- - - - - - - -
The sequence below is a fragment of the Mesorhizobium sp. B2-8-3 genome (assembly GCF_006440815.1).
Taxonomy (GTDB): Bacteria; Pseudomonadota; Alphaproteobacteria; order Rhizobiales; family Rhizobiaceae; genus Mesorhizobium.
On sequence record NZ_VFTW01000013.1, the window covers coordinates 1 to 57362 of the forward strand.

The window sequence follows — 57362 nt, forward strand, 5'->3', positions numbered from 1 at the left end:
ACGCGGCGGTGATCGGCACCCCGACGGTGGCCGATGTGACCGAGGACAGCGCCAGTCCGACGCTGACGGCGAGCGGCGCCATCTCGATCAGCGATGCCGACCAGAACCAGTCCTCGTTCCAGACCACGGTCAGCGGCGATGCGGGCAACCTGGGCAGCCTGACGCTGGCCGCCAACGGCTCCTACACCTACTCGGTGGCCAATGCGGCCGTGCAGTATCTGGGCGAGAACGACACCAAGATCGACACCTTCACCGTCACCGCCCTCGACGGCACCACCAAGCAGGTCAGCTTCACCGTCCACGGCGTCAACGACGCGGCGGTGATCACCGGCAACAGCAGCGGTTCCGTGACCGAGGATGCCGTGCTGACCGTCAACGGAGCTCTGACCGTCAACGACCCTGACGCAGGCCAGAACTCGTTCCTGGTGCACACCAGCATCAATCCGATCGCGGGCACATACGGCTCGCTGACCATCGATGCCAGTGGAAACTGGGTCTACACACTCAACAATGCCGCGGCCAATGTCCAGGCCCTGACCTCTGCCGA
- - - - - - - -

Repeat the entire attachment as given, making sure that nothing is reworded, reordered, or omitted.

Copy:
The sequence below is a fragment of the Mesorhizobium sp. B2-8-3 genome (assembly GCF_006440815.1).
Taxonomy (GTDB): Bacteria; Pseudomonadota; Alphaproteobacteria; order Rhizobiales; family Rhizobiaceae; genus Mesorhizobium.
On sequence record NZ_VFTW01000013.1, the window covers coordinates 1 to 57362 of the forward strand.

The window sequence follows — 57362 nt, forward strand, 5'->3', positions numbered from 1 at the left end:
ACGCGGCGGTGATCGGCACCCCGACGGTGGCCGATGTGACCGAGGACAGCGCCAGTCCGACGCTGACGGCGAGCGGCGCCATCTCGATCAGCGATGCCGACCAGAACCAGTCCTCGTTCCAGACCACGGTCAGCGGCGATGCGGGCAACCTGGGCAGCCTGACGCTGGCCGCCAACGGCTCCTACACCTACTCGGTGGCCAATGCGGCCGTGCAGTATCTGGGCGAGAACGACACCAAGATCGACACCTTCACCGTCACCGCCCTCGACGGCACCACCAAGCAGGTCAGCTTCACCGTCCACGGCGTCAACGACGCGGCGGTGATCACCGGCAACAGCAGCGGTTCCGTGACCGAGGATGCCGTGCTGACCGTCAACGGAGCTCTGACCGTCAACGACCCTGACGCAGGCCAGAACTCGTTCCTGGTGCACACCAGCATCAATCCGATCGCGGGCACATACGGCTCGCTGACCATCGATGCCAGTGGAAACTGGGTCTACACACTCAACAATGCCGCGGCCAATGTCCAGGCCCTGACCTCTGCCGA